Directly across the yard from Coletti’s duplex is Clinton Jacobs’s property. Jacobs is a retired train conductor from Queens, N.Y., who spent years working the New York subway. He says he knows the smell of marijuana, and it wafts over from the other yard, which is a matter of a few paces away from his. He has a screened-in pool where any of his 13 grandchildren like to splash around when they visit, but the foul language and disorders he witnesses from the duplex’s backyard, Jacobs says, are too much to take at times. “I’m looking out my window now. Junkyard out there, four bicycles, tables chairs, vacuum cleaner,” Jacobs says. And a couch. Looking at the yard in person, it’s just as Jacobs describes it, though the clutter is relative: many Palm Coast yards have yard furniture, and some of it, even when it’s fresh from the outdoor-furniture stores, can test the limits of gaudy-to-ugly. Coletti’s happens to be more worn, and yes, there are several bicycles: it’s how the residents in the house get around.
Still, Jacobs said, its gets to be too much. “They sit on the tables and talk and smoke and drink beer and wine and stuff, and they just—it’s disheartening.” He compares the scene to New York ghetto stuff.The neighborhood was organized by Carolyn McLaughlin, a two-time cancer survivor who lives a few houses down from the duplex. She has little patience for the stories Coletti and other there say, disbelieving them. On July 12, she was walking her dog in front of the duplex when a pit bull rushed her. People were sitting on the front porch of the house, idle. They didn’t call back the dog. McLaughlin was bitten and says the dog drew blood on both her legs and hand, and left puncture wounds on her dog, Lexie.
Coletti today said the dog wasn’t his, it had come running into the neighborhood, though a July 12 report by the Flagler County Sheriff’s Office says otherwise: Coletti had locked the dog in the house after the incident. The dog’s ownership was attributed in that report to the same Charles Reid who’d later be arrested on the probation violation charge, but when animal control sought it out, it wasn’t there. But there was a dog at the house, Gucci, a black and white pit bull that had, in fact, belonged to Reid, and that Reid had given to Morin when he could not take care of it. That happened at least a year ago, according to Coletti and his brother today. Gucci was euthanized this week.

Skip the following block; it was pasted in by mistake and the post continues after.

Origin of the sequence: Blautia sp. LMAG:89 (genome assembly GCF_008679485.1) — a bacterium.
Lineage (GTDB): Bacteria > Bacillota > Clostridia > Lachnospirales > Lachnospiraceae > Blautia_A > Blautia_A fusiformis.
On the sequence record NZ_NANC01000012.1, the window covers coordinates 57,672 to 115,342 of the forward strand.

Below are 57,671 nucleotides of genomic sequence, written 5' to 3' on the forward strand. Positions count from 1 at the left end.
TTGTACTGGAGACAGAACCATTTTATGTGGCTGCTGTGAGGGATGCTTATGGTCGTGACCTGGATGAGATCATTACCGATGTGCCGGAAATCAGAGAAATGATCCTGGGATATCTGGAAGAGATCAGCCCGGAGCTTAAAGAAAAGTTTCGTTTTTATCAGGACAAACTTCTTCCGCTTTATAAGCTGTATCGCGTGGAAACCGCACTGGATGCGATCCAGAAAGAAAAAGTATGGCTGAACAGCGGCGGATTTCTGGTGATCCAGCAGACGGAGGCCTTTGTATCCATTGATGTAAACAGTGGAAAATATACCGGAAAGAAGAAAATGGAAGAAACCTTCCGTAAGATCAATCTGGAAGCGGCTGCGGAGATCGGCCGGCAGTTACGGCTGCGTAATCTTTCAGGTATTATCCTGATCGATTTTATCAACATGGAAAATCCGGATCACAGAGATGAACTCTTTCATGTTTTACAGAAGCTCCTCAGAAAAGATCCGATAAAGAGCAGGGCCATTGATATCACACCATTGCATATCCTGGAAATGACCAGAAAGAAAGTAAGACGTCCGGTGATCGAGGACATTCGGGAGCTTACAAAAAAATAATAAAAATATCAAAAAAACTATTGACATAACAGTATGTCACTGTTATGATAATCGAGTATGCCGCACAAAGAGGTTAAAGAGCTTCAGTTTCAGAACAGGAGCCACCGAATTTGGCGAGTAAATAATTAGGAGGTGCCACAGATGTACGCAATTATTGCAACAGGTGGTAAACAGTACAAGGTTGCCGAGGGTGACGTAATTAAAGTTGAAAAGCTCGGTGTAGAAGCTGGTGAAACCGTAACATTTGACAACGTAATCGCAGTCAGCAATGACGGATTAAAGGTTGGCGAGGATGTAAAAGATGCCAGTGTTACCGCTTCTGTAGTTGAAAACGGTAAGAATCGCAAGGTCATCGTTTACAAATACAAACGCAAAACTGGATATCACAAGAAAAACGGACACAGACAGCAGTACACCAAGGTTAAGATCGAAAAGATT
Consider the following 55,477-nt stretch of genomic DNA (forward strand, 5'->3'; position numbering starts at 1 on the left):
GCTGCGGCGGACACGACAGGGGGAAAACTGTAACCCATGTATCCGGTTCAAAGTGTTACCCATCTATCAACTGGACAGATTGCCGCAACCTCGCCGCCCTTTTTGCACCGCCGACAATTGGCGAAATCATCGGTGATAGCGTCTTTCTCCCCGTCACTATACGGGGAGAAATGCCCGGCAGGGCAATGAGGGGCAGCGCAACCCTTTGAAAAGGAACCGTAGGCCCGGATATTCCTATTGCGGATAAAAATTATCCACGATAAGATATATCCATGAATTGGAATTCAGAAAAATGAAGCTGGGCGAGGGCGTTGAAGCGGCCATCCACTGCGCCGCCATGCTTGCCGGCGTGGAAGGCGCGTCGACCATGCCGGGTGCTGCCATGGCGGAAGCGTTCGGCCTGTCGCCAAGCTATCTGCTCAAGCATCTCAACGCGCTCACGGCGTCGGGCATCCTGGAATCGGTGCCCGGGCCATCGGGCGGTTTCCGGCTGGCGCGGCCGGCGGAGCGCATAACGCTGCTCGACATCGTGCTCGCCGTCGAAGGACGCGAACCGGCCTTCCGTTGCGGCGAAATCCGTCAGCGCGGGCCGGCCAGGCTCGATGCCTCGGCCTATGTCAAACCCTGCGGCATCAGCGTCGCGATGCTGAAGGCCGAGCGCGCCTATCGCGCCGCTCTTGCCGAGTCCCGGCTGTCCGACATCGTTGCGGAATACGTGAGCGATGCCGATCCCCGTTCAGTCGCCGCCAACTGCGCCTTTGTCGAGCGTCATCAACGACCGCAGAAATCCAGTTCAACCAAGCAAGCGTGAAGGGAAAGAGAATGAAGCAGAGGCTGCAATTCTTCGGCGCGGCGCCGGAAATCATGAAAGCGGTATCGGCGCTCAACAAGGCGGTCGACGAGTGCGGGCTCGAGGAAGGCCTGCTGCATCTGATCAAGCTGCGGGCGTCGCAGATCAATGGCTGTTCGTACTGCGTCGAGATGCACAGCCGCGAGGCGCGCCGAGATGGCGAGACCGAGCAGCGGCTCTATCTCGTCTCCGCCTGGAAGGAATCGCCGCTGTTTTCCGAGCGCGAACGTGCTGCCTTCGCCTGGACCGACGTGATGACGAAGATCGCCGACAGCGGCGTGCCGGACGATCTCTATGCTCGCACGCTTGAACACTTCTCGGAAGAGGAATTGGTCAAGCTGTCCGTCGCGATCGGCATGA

Earlier this month, on Nov. 2, Morin was walking Gucci on Farraday Lane. Enzo Castillo was walking his small dog, Brownie. Brownie and Gucci met. Brownie barked at Gucci. Gucci doesn’t like other dog. Gucci got loose from Morin and attacked Brownie, severely injuring the little dog to the point that it had to be euthanized. There’s no dispute about the incident. But it reinforced the neighbors’ anger and frustration. By then McLaughlin had already organized a meeting with the city’s code enforcement staff, along with Mayor Jon Netts, but she says the meeting went nowhere. She sent an angry letter to Netts after the second attack, claiming that Patrick (whom she called Michael in the letter) brutalized the dog and treated him in such a way as if to purposefully make him vicious.
Morin, meanwhile, who lost his father some years ago and is only now grieving for him—an example of his mental disability, Coletti says—is not understanding why Gucci was taken away from him.
“Gucci is being put down. Shouldn’t that be enough?” Stowel asks. Gucci was a family dog, too, she says. “But to evict somebody from their home? How far should it have to go?”
McLaughlin now walks the street with mace and a wooden billy club, the gift from a date in the 1960s (he was a cop), that she swings around to alleviate her carpal tunnel syndrome. Coletti had perceived it as a steel pipe, and said McLaughlin would stare at his house while swinging it—one of many apparent exaggerations and misunderstandings, on both sides, that riddle this story.
The city council now gets to hear it during the inaugural meeting of its newest members, Jason DeLorenzo and Bill McGuire.
“What am I seeking? Responsible pet ownership,” McLaughlin says. But now that there are no more dogs at the house, what else? She doesn’t believe the place is dog free. And she says the residents of the duplex never paid restitution to Saira Castillo, Enzo’s mother. “I think they should leave. They have terrorized Enzo’s mother long enough,” McLaughlin says.